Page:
Robert Raikes (1735-1811) is traditionally credited as pioneering Sunday Schools in the 1780s. While teaching Bible reading and basic skills on a Sunday was an established activity in some eighteenth century Puritan and evangelical congregations, such as the circulating schools in Wales, Robert Raikes did made a notable contribution to the development of Sunday schooling.

Raikes started his first school for the children of chimney sweeps in Sooty Alley, Gloucester, in 1780. Raikes was able to use his position as proprietor and editor of the Gloucester Journal to publicize his work. After his first editorial in 1783, the idea of the Sunday School caught the imagination of a number of people involved in evangelical churches and groupings, and Sunday Schools spread quickly. By 1785 an undenominational national organization, the Sunday School Society, was set up to support and develop the concept. By 1784 there were as many as 1800 pupils in Manchester and Salford, and the same number again in Leeds. Sunday schools in the north of England and in Wales were attended by adults as well as children.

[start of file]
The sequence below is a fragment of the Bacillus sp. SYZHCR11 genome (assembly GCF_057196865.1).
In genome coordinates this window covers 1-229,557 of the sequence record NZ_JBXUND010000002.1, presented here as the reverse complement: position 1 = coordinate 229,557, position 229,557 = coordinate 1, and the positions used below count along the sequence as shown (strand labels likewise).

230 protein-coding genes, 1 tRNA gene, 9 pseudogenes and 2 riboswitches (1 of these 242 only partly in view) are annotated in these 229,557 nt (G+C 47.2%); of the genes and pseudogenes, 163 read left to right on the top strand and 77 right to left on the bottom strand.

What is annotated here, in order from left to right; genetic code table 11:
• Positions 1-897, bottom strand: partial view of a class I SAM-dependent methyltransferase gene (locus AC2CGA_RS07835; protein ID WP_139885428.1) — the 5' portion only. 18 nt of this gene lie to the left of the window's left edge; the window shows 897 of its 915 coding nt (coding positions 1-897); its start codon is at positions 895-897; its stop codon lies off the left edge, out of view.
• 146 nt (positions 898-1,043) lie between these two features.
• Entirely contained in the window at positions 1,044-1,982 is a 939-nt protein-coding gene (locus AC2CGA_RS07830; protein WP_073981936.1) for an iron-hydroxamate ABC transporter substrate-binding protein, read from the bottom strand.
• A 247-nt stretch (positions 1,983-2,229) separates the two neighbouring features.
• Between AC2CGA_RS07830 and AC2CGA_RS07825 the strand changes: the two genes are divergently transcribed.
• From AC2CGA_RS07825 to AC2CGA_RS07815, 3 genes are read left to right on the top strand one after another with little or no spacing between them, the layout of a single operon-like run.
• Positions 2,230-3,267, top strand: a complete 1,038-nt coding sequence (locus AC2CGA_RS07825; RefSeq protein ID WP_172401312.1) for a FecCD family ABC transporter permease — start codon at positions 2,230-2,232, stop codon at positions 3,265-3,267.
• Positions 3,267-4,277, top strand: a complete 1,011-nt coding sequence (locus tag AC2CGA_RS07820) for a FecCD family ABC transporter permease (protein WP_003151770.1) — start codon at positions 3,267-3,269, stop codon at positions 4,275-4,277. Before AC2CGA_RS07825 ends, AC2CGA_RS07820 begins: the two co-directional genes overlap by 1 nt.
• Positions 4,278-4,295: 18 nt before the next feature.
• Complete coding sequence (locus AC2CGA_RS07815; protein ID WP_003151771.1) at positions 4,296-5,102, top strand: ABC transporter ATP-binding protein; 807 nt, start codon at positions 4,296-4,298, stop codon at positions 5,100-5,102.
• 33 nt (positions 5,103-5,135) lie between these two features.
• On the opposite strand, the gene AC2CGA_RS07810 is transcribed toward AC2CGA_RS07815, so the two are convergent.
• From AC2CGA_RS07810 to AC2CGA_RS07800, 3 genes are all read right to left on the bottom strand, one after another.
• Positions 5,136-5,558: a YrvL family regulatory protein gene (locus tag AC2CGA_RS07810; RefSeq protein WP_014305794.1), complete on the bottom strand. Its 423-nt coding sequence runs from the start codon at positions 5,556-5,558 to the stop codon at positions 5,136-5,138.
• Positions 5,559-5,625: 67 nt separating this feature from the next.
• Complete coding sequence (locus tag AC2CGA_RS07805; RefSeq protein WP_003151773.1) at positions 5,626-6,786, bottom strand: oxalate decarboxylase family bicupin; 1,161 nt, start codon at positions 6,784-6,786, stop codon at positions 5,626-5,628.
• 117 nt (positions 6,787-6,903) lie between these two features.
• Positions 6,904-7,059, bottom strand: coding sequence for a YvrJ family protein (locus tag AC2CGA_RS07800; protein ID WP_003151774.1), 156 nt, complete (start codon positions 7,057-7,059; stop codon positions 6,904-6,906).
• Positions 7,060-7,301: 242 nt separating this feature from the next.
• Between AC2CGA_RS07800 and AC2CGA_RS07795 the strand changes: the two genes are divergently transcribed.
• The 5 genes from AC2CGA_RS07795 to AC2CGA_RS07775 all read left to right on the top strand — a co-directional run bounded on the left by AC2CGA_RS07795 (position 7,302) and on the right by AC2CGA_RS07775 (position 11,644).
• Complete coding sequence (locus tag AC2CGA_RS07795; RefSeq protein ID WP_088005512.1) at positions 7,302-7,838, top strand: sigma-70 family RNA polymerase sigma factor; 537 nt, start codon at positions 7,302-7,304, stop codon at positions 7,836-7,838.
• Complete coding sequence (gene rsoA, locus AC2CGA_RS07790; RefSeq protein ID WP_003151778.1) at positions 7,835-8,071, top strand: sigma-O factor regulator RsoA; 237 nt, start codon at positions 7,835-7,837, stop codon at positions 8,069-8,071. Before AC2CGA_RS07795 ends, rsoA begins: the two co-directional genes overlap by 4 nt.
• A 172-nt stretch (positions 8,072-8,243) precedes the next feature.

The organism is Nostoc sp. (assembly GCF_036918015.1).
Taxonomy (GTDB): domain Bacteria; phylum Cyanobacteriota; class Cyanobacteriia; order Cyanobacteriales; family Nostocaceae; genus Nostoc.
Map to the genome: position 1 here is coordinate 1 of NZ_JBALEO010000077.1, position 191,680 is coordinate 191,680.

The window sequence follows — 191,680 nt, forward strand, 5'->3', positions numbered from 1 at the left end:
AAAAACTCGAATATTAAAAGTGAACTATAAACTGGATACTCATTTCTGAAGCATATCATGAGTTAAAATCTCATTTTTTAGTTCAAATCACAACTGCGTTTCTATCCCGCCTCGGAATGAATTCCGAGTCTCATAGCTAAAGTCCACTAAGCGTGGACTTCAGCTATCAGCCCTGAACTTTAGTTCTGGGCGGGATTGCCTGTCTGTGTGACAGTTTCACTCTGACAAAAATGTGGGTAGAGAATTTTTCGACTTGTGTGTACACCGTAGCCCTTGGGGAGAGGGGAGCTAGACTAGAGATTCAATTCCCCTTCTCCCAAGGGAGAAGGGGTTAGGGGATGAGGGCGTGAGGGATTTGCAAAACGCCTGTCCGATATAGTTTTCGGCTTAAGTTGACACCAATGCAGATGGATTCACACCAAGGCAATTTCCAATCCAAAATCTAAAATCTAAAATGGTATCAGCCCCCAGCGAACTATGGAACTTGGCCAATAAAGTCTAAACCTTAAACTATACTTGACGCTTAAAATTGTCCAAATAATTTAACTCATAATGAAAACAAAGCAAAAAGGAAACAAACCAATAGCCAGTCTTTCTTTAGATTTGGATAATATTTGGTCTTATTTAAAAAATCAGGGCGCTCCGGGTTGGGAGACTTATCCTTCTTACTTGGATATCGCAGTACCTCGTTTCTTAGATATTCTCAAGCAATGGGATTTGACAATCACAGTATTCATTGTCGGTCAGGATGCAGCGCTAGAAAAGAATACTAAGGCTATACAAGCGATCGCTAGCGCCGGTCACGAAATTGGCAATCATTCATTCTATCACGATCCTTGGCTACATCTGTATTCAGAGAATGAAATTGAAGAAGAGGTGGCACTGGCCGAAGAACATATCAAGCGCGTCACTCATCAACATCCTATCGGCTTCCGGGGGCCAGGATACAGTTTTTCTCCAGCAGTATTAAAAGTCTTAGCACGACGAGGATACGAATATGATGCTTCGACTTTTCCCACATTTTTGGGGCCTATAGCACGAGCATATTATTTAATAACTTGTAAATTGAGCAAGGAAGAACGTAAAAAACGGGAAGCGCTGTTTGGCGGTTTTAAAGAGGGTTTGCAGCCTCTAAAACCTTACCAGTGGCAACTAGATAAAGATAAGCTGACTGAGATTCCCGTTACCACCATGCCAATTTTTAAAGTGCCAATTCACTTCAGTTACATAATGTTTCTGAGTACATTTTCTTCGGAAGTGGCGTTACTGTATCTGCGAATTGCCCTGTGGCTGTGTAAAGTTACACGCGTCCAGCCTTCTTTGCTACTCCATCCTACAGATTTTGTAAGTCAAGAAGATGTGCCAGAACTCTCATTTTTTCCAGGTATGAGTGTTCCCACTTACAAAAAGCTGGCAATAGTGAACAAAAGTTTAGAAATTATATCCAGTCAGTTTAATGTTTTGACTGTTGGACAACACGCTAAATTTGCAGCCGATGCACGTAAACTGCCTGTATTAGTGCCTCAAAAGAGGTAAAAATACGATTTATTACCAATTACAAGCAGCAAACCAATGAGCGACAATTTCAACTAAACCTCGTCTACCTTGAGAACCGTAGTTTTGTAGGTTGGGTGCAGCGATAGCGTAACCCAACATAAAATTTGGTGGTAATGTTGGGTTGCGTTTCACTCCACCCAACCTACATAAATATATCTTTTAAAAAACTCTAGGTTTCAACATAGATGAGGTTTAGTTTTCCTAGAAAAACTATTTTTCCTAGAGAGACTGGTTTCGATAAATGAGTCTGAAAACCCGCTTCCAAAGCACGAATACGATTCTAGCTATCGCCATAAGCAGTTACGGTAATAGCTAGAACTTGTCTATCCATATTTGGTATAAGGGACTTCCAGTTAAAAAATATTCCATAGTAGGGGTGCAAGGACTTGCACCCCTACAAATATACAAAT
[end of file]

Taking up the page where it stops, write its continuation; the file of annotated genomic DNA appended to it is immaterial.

While the activities of middle class philanthropists were significant in the development of Sunday Schools. By the mid-1800s Sunday Schools had come to represent a significant strand of organized working-class activity. Many were coordinated by working people, although the membership of chapels was still rather more from the skilled than the un-skilled working class. By 1851 it was claimed that three quarters of working class children were attending Sunday Schools.

In Religion and Respectability T.W. Laquer suggests that the key element in the success of Sunday Schools was that they provided education and expressed the values that working-class parents wanted for their children, particularly regarding 'respectability', self-discipline, industry, thrift, improvement, egalitarianism and communalism. However, the view that Sunday Schools were the actual creation of a working class culture of respectability and self-reliance is questionable.

Smith, Mark K., 'Robert Raikes and Sunday Schools'. Infed website

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